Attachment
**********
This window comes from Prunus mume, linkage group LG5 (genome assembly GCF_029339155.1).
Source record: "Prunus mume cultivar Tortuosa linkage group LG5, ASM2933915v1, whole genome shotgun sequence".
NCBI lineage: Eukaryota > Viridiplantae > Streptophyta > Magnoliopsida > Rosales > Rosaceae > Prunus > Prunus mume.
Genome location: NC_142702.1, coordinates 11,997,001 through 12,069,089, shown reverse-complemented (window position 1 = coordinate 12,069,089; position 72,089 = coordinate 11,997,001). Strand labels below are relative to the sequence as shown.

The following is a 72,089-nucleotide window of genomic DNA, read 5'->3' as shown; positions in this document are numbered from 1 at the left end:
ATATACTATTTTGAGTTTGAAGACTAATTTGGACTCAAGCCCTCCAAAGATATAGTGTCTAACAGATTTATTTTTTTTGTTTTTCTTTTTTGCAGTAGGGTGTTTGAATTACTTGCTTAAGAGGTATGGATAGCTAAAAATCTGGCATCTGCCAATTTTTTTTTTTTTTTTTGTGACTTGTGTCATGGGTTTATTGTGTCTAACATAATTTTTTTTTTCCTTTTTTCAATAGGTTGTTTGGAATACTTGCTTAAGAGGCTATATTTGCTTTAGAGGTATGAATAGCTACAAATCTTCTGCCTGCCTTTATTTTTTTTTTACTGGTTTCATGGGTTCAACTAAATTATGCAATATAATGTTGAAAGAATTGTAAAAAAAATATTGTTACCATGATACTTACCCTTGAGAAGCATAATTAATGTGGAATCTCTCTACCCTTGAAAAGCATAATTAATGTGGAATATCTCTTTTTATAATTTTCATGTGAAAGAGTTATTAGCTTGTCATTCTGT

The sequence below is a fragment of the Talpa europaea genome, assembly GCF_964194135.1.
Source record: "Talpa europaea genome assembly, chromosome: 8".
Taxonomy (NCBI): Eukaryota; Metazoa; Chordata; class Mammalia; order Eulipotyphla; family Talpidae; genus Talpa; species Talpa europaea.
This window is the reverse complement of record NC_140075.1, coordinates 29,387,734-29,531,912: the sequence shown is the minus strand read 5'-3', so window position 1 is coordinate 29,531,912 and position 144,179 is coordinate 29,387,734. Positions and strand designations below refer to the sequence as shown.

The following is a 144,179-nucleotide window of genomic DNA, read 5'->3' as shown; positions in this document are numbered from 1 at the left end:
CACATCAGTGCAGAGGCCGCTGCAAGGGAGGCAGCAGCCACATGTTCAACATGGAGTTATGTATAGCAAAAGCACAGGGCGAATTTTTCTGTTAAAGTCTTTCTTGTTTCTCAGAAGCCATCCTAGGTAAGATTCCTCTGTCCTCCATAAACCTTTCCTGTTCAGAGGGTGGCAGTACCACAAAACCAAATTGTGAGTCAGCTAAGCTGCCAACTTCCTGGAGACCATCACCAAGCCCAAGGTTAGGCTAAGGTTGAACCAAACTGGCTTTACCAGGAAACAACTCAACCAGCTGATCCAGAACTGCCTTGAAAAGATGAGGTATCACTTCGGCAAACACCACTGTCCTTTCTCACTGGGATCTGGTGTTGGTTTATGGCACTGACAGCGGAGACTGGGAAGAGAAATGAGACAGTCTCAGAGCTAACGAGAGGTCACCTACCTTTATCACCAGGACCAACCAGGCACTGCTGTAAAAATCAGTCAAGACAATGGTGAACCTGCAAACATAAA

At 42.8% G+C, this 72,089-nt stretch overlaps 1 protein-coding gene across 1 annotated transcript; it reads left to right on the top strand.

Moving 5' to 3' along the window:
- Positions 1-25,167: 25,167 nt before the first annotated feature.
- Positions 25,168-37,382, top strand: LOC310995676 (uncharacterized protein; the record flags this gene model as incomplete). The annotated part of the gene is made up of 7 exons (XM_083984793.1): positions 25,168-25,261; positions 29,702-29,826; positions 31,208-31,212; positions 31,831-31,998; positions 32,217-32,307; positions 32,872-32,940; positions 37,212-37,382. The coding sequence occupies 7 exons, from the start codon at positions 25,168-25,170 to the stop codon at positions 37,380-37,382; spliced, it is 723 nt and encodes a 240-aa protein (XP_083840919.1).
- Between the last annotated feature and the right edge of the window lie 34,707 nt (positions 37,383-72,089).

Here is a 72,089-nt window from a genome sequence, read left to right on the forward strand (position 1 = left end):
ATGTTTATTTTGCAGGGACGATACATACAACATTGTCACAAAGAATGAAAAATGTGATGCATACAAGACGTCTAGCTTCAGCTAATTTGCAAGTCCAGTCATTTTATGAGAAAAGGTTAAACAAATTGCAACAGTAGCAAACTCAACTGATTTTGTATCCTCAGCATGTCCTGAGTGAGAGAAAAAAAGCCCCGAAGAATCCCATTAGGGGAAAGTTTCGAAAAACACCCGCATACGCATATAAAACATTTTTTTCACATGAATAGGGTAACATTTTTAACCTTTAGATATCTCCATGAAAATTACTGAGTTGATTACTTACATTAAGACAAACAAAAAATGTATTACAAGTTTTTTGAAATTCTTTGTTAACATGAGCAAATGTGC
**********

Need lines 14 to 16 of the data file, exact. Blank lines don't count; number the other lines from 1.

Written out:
Moving 5' to 3' along the window:
- Positions 1-25,167: 25,167 nt before the first annotated feature.
- Positions 25,168-37,382, top strand: LOC310995676 (uncharacterized protein; the record flags this gene model as incomplete). The annotated part of the gene is made up of 7 exons (XM_083984793.1): positions 25,168-25,261; positions 29,702-29,826; positions 31,208-31,212; positions 31,831-31,998; positions 32,217-32,307; positions 32,872-32,940; positions 37,212-37,382. The coding sequence occupies 7 exons, from the start codon at positions 25,168-25,170 to the stop codon at positions 37,380-37,382; spliced, it is 723 nt and encodes a 240-aa protein (XP_083840919.1).